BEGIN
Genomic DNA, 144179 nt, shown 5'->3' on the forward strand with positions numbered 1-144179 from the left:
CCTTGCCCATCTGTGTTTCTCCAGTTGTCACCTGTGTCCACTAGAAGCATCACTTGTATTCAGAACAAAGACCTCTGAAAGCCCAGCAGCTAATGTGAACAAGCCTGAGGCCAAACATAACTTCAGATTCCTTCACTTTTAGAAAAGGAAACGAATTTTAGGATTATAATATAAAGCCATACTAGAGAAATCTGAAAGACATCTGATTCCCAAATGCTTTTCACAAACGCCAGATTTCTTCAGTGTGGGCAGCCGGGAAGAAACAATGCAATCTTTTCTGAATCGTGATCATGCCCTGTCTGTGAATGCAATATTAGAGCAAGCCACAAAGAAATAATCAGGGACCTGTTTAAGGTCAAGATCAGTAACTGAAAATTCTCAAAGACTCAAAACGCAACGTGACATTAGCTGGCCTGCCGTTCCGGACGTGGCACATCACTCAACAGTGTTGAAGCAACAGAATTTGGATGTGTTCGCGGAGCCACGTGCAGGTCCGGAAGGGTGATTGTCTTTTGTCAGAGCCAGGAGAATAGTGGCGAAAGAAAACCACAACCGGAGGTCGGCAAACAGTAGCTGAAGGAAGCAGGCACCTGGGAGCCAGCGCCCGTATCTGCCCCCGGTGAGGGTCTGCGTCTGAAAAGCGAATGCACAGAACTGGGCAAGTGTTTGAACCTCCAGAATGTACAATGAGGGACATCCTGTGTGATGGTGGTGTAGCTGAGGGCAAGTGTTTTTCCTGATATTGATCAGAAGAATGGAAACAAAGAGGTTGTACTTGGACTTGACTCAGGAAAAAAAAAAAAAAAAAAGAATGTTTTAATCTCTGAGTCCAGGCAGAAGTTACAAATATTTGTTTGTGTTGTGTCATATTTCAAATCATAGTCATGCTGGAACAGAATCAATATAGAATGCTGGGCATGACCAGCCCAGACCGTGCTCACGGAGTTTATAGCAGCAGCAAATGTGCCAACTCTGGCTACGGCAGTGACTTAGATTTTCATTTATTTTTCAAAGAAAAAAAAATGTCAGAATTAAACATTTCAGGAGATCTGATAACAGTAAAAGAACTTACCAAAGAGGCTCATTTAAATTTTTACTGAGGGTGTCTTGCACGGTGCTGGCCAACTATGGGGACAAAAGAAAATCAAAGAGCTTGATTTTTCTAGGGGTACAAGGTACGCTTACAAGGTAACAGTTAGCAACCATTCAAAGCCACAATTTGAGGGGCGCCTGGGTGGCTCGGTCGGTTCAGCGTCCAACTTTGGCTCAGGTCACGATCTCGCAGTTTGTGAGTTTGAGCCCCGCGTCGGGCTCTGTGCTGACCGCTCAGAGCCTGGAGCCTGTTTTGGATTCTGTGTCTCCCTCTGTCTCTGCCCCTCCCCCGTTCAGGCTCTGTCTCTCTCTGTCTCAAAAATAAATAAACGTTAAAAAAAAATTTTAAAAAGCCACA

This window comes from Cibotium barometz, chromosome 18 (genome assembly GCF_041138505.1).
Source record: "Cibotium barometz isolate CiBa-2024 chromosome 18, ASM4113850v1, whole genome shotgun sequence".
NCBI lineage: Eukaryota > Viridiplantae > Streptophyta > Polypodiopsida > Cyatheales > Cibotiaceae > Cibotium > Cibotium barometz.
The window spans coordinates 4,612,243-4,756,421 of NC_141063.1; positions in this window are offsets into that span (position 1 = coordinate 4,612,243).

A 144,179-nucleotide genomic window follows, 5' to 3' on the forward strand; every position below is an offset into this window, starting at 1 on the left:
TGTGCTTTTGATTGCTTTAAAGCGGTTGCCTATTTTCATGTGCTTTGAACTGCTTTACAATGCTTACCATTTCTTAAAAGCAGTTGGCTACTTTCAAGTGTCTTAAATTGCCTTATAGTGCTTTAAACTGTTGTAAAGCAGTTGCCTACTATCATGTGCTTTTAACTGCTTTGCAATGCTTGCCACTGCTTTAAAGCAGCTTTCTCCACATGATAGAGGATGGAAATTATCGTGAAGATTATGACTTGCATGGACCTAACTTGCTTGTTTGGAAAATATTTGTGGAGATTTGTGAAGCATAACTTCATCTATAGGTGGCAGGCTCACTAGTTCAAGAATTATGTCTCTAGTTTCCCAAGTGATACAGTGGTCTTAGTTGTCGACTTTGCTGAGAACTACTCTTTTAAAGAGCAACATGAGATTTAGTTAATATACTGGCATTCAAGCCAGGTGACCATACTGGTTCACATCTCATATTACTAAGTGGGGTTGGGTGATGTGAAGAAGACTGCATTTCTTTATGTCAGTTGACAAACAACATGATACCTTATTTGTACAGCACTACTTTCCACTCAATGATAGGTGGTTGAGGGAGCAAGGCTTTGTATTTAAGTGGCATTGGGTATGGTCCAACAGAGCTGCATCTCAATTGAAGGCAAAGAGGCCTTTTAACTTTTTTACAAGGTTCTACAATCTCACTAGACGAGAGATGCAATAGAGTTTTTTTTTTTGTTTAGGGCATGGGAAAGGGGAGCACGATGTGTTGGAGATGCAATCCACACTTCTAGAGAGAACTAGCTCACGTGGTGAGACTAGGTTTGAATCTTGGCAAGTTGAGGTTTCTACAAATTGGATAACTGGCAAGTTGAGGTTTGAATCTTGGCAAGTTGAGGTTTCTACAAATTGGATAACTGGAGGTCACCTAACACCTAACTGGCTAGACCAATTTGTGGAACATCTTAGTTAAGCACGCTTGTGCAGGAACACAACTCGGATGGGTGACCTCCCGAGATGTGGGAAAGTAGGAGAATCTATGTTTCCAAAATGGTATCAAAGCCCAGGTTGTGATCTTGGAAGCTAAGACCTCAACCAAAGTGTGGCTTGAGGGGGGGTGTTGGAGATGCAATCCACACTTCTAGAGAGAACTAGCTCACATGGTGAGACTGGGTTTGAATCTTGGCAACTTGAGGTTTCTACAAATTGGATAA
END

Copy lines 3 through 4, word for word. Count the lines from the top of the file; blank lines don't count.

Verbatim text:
This window comes from Cibotium barometz, chromosome 18 (genome assembly GCF_041138505.1).
Source record: "Cibotium barometz isolate CiBa-2024 chromosome 18, ASM4113850v1, whole genome shotgun sequence".